The actress’ hemp-derived topical beauty line is going out of business as parent company Cronos Group focuses on the edibles market
Happy Dance products are being discontinued as of 27 January 2023 (Image: WikiMedia Commons)
The Happy Place and Frozen actress announced the CBD (cannabidiol) skin care brand’s closure on Instagram.
“The bad news is that this is truly the last dance because the Happy Dance products that you have come to love are being discontinued on our website as of 27 January 2023,” the post said.
“We are sorry to be the bearers of bad news.
“The good news is we are offering 75% off everything on our website.”
Products will still be available to buy at CVS, TJMaxx, Marshalls, HomeGoods and Ulta Beauty locations while supplies last.
US beauty retailer Ulta beauty responded to the brand’s shutdown news with crying emojis.
Bell set up Happy Dance in 2020 with multi-state cannabis operator Cronos Group Inc.
The brand planned to tap into the booming CBD beauty market with a line of accessible, affordable and high-quality topical bath and body care products.
Its promo line – “it won’t get you high” – sought to educate consumers on the hemp plant’s skin care and wellness benefits without the THC high.
The range included body butters, creams and a bath bomb.
It made its bricks-and-mortar debut at more than 550 Ulta Beauty stores in March 2021.
The hemp-derived range was also rolled out to more than 950 CVS Pharmacies in November that year.
Happy Dance is recommending customers buy from its sister brand Lord Jones going forward.
The company offers a range of CBD-infused skin care and ingestible products.
Happy Dance’s closure comes months after parent company Cronos Group posted its 2022 second quarter financial results.
The firm revealed it was shifting its focus from topicals to ‘adults-only’ CBD products – with actual THC in them.
This includes a greater focus on its CBD brand Spinach, which offers THC gummies which can legally be sold in Canada.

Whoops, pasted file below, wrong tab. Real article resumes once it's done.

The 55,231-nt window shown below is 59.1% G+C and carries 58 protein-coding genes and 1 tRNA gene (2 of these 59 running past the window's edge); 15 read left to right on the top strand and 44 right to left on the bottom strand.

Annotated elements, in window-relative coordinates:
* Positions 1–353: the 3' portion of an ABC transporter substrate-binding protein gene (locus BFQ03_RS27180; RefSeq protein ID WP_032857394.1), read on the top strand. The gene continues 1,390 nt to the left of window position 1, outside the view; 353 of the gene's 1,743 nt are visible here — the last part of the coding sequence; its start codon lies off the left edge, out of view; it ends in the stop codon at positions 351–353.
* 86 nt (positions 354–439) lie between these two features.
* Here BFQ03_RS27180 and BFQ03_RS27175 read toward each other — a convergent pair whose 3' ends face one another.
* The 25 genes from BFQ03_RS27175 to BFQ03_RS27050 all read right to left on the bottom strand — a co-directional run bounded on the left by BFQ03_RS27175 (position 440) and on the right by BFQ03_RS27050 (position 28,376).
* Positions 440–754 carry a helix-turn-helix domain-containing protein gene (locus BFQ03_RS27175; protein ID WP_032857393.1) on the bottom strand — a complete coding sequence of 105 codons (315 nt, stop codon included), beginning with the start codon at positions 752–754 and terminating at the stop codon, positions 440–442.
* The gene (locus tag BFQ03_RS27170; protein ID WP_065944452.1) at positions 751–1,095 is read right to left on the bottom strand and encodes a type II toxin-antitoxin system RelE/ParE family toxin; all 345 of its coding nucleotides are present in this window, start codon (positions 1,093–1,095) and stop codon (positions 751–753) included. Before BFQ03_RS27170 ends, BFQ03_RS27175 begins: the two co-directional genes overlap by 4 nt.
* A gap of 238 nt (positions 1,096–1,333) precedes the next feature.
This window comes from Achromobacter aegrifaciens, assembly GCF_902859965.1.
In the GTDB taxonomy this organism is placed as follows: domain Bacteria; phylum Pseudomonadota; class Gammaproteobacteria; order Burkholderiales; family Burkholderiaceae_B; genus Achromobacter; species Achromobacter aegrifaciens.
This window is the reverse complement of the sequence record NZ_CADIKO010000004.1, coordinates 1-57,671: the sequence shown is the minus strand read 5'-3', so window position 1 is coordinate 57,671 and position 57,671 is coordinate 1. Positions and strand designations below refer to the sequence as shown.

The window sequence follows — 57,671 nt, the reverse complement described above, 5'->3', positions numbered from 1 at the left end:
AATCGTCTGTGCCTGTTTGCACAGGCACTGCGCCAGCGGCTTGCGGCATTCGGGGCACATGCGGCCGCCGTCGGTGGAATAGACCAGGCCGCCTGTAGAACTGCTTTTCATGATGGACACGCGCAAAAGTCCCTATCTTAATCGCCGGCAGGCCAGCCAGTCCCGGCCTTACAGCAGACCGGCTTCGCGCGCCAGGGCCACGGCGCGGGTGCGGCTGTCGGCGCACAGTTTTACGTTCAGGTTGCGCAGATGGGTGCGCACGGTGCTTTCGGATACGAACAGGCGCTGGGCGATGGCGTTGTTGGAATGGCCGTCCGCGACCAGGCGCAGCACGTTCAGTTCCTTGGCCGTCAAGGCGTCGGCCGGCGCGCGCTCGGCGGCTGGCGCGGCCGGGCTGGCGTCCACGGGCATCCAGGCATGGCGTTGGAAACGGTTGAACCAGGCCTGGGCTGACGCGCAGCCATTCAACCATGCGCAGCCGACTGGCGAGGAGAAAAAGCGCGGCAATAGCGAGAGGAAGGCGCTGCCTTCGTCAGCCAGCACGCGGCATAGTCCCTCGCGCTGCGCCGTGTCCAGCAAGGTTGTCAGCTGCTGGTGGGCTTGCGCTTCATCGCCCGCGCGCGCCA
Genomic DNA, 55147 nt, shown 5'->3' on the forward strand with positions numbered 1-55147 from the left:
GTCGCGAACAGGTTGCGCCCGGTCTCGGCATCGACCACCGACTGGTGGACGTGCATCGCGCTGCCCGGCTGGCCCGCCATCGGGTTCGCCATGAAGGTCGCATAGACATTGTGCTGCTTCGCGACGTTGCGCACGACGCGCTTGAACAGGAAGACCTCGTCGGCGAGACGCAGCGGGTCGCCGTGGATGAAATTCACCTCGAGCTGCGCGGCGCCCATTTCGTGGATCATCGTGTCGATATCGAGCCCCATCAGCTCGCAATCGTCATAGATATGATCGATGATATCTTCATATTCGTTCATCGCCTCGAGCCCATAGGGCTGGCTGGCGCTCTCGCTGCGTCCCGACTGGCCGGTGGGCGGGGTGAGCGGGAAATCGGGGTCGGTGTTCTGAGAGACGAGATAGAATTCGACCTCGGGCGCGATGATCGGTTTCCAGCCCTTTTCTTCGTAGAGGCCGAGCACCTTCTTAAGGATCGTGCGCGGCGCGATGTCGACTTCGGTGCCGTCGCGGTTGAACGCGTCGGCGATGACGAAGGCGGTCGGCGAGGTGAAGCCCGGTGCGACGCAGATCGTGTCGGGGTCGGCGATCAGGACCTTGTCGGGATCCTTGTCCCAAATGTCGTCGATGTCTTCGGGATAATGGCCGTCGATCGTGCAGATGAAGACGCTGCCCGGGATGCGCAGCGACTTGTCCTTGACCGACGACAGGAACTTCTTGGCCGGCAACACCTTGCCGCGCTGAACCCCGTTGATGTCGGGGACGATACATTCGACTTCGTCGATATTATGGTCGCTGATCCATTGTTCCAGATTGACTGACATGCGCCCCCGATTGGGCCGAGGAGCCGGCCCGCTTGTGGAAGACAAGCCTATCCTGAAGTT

Spinach holds a 14.3% market share in the edibles category across Canada, Cronos Group reported.
This expanded to approximately 18.6% during the second quarter of 2022, which the organisation says highlights the opportunities that lie within the gummy category.
“We are refocusing the US business to prioritise hero skus while leaning into adult-use product formats and concentrating on the direct-to-consumer channel,” said Cronos Group President and CEO, Mike Gorenstein, in the report.
“Although early in the repositioning of our US business, we are confident the new strategy will improve our bottom line while maintaining brand equity that we can leverage into cannabinoids beyond CBD, and in the US THC market once regulations permit.”
Bell is not the only celebrity that has tapped into the CBD beauty market in recent years.
American businesswoman Martha Stewart expanded her CBD empire into the beauty arena last year with a selection of skin care skus.
British TV presenter Claudia Winkleman is also the face of CBD brand Cannaray.
It offers a range of cannabidiol wellness products, including drops, capsules, gummies and a muscle balm.